EDEN PRAIRIE, Minn. — Some amount of nervousness would have been expected for Desmond Bishop in last week’s preseason game.
Despite six seasons in the NFL, Bishop was playing in his first game in over a year. He suffered the torn hamstring that caused him to miss all of last season in the first preseason game of 2012.
A lot had changed for Bishop during the past year. He had gone from wearing No. 55 in the Green Bay Packers’ green and gold as an established starter to pulling on No. 59 in purple and white with the Minnesota Vikings and trying to prove himself while working with the second-team defense against the Buffalo Bills backups in the third quarter.
But after more than 365 days of waiting, Bishop was finally in an NFL game again.
“I think it was very important,” Bishop said. “After a long period, to get out there and get my feet wet, so to speak, help me build my confidence and I was able to come out unscathed and my injuries held up good. It was just another stepping stone and I’m looking forward to the next one.”
Bishop’s next game — Sunday at San Francisco in Minnesota’s third preseason game — might be the shot he needs to prove himself to the Vikings. Bishop, who missed the first preseason game while dealing with a training camp groin injury, is likely to see some time with the first-team defense against the 49ers on Sunday. Minnesota’s coaches want to see how Bishop reacts against quality opponents.
“You want to see if a guy can execute against good-on-good,” defensive coordinator Alan Williams said. “I think that’s one of the things we’ll try to do this week, is make sure the guys that we’re looking at get good-on-good.”
Williams said other second-team defensive players could be mixed in with the first-team on Sunday, but the Vikings want to get a good look at Bishop, who’s played behind Marvin Mitchell since signing with the team in June after the offseason program had ended.
“In Desmond’s case, its specifically designed to see him against their good players, their best players,” coach Leslie Frazier said.
Bishop played 26 snaps last week against Buffalo, 32 percent of the team’s defensive snaps and came away with four assisted tackles and a half-sack. Able to exercise any nervousness, Bishop seemed to become more comfortable as the game went on.
He was the closest player around when Bills quarterback E.J. Manuel found a wide-open Brad Smith for a touchdown, but Bishop told reporters after the game that Smith wasn’t his responsibility on the play.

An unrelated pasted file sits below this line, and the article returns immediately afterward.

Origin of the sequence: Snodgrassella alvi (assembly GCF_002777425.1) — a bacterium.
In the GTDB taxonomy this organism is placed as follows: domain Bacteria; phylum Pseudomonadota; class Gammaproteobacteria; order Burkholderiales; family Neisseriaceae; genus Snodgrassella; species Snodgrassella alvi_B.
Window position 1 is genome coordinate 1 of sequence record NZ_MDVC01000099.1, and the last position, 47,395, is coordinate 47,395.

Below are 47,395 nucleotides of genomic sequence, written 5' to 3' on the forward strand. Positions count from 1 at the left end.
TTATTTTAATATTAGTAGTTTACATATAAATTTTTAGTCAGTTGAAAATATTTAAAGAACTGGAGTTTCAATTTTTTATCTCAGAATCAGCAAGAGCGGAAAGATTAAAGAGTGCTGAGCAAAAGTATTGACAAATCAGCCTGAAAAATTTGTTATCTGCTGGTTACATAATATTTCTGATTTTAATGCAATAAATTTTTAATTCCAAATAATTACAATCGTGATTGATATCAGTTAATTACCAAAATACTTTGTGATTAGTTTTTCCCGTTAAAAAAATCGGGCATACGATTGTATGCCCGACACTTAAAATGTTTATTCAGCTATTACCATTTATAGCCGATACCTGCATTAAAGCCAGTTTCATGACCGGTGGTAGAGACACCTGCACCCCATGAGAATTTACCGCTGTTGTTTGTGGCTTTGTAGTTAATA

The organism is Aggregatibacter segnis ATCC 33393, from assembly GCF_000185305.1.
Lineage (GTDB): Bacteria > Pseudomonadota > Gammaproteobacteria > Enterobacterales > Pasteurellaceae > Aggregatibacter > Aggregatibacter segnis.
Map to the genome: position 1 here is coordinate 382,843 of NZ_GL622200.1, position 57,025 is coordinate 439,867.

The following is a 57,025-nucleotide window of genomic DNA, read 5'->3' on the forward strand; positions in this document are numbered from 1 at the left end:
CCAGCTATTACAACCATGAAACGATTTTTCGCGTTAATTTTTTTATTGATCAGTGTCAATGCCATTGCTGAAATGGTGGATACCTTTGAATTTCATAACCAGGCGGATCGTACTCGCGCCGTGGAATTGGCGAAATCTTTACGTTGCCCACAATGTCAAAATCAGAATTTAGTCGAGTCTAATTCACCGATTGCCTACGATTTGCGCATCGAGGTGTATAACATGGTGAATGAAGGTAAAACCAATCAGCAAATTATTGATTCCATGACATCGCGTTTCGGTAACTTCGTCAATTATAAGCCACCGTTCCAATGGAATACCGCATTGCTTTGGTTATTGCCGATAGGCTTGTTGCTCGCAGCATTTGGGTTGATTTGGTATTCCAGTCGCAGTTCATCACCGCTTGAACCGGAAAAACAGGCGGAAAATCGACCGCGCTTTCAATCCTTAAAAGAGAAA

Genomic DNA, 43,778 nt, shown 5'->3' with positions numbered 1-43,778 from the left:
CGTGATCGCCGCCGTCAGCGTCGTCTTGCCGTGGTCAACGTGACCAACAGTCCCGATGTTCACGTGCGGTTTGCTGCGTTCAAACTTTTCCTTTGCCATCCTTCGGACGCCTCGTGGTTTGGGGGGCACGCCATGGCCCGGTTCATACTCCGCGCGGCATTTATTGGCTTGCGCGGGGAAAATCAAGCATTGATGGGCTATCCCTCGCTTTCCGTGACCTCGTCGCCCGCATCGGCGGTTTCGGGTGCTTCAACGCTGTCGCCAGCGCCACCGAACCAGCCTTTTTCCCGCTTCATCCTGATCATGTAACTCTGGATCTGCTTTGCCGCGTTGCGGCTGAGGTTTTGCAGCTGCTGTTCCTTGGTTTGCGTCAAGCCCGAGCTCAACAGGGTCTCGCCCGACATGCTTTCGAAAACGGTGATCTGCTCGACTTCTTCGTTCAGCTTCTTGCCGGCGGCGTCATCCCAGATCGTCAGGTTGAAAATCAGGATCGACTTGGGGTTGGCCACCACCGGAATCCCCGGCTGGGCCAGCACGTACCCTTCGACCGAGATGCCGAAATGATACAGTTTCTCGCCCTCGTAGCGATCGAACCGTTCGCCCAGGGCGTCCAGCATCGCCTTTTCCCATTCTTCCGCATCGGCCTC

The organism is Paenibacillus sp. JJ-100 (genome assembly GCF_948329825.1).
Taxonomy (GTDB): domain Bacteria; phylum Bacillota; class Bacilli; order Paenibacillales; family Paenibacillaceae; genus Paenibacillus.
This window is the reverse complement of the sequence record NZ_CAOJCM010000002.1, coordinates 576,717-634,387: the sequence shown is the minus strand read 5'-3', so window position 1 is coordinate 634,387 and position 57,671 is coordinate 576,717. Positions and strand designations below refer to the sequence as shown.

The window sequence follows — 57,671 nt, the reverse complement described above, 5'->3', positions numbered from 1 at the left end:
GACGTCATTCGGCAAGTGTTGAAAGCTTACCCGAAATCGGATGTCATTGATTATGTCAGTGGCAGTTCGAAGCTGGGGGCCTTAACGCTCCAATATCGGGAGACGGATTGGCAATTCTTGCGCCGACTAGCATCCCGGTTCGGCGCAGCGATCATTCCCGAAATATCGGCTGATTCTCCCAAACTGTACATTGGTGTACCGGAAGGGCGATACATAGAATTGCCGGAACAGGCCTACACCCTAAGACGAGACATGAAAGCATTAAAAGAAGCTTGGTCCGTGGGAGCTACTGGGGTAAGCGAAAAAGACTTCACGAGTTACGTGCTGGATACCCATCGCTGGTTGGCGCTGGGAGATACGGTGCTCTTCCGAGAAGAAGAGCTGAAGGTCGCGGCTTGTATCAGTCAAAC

Bishop’s strengths and instincts showed later on a third-quarter series when he had three of his four tackles and a sack. Bishop sliced through blockers to stop one run out wide for no gain and ended the series by taking on a block by the running back and powering through to sack Manuel, meeting up at the same time as safety Andrew Sendejo.
“There were some plays where he played downhill,” Williams said. “He had some good tackles and I think if you talk with him, he’d say there are some plays he left out there on the field, which can be expected with the first extensive full action that he’s had. What we’re looking for is to see if he can improve on those things that he didn’t do so well and correct those and get better.”
Bishop, whose first time in uniform for the Vikings was in training camp, said he’d be “elated” if he got the chance to play with the first-team defense this week.
“I want to be a lot more efficient,” Bishop said. “And I think with better efficiency comes more plays and I think that will give me a little bit of comfort to play better. I’m looking forward to it.”
After a year away from the field, and a groin injury that interrupted his time with Minnesota, Bishop’s eager to demonstrate he can return to the same level when he was one of Green Bay’s top defensive players. Mitchell, with the benefit of a year in the system, has been the starter at weakside linebacker throughout the preseason.
Frazier said it’s too early to declare any starting jobs won. Bishop is still being given a chance to emerge as a starter. Bishop is out to prove he deserves the job.
“I feel like you always have something to prove,” Bishop said. “Whether you are Adrian Peterson, who rushed for so many yards, I believe he feels this year he has something to prove. And if he has something to prove, then we all do. I feel like I have a lot to prove.”